Take the Olympiastadion in Berlin built for the 1936 Olympics. The motif was neoclassical, a nod, Adolf Hitler hoped, to Germans’ supposed roots in ancient Greece. At the end of the stadium stood the marathon gate and, on a platform, the cauldron for the Olympic flame. ‘The provision of a platform for this ceremonial set-piece further accentuated the link with the classical past’, writes Abrahams. ‘The facade, with its low-storey colonnades featuring 136 pillars, is a bombastic version of classicism, invoking not just the Greeks but also the might of the Roman Empire, which the Nazis sought to surpass.’

But this attempt in stadium form to somehow lend glory and ancient majesty to the Third Reich was shortlived. The Olympiastadion still exists of course, and has played host to two World Cups, but it has been changed. ‘Hitler’s special box – the honorary stand – has been truncated by a metre – and subsequent roofs have been added… The adaption of the Olympiastadion is an affirmation that German society can live with its past.’ Abrahams continues: ‘Berlin is the Olympic stadium par excellence partly because the original structure of the stadium in Berlin still exists in its entirety and partly because of the accretion of adaptations that treat the stadium as an urban function: a useful space for holding events that its original architects could never have predicted.’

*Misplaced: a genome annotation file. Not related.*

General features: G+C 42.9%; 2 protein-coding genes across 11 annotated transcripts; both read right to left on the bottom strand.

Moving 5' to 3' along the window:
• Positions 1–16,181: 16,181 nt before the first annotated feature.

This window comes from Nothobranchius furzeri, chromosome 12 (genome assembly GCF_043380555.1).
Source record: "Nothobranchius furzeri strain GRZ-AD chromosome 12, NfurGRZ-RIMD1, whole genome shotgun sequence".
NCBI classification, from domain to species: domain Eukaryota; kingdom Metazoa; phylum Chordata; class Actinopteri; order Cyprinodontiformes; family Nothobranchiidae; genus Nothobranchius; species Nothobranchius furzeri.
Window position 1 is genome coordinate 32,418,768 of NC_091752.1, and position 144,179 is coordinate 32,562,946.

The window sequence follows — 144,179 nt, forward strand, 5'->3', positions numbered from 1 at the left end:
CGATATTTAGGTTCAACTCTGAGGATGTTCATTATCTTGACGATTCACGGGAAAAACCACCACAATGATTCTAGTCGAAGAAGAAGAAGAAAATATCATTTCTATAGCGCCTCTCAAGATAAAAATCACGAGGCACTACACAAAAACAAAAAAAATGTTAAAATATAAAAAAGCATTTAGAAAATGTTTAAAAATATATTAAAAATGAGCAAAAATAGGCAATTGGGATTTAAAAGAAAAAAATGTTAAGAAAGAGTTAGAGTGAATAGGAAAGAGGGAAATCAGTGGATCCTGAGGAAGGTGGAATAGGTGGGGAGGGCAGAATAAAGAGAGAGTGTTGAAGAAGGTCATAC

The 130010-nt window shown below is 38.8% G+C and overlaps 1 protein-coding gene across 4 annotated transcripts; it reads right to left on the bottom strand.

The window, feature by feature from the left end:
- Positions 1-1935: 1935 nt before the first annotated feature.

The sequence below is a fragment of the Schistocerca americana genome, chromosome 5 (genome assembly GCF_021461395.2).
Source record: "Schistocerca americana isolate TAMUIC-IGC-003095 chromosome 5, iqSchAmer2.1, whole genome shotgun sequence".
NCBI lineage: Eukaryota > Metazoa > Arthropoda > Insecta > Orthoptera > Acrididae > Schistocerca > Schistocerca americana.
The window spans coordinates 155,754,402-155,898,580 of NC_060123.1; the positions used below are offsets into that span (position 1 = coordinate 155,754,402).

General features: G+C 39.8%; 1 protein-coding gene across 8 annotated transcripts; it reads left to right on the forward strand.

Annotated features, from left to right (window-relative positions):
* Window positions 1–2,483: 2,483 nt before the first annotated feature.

The conclusion to be drawn, argues Abrahams is that sport, like its buildings, resists grander, premeditated politcal narratives. Something that London 2012’s layers of officialdom could have done with recognising.

Of course, when it comes to London 2012, it is the official fear of the stadium’s meaninglessness, its uselessness, that has seemingly been embodied in the legacy-conscious design. This is partially understandable as a pre-emptive response to all those anti-Olympics types who, citing the stadia used for Athens 2004, bang on about so-called ‘white elephants’. Yet Abrahams is not convinced that such concerns were ever very helpful. ‘On one level’, he tells me, ‘you will always have to accept that Olympics stadia will always be white elephants because they are no longer fit for purpose. Because of the athletics track, the only thing they’re fit for holding is an Olympics. It is the only time that athletics is watched on that sort of scale. London, as a city of 8million will only muster 20,000 for an annual athletics event. So if you’re talking about a utility, if you’re looking at it pragmatically, an Olympics stadium is useless.’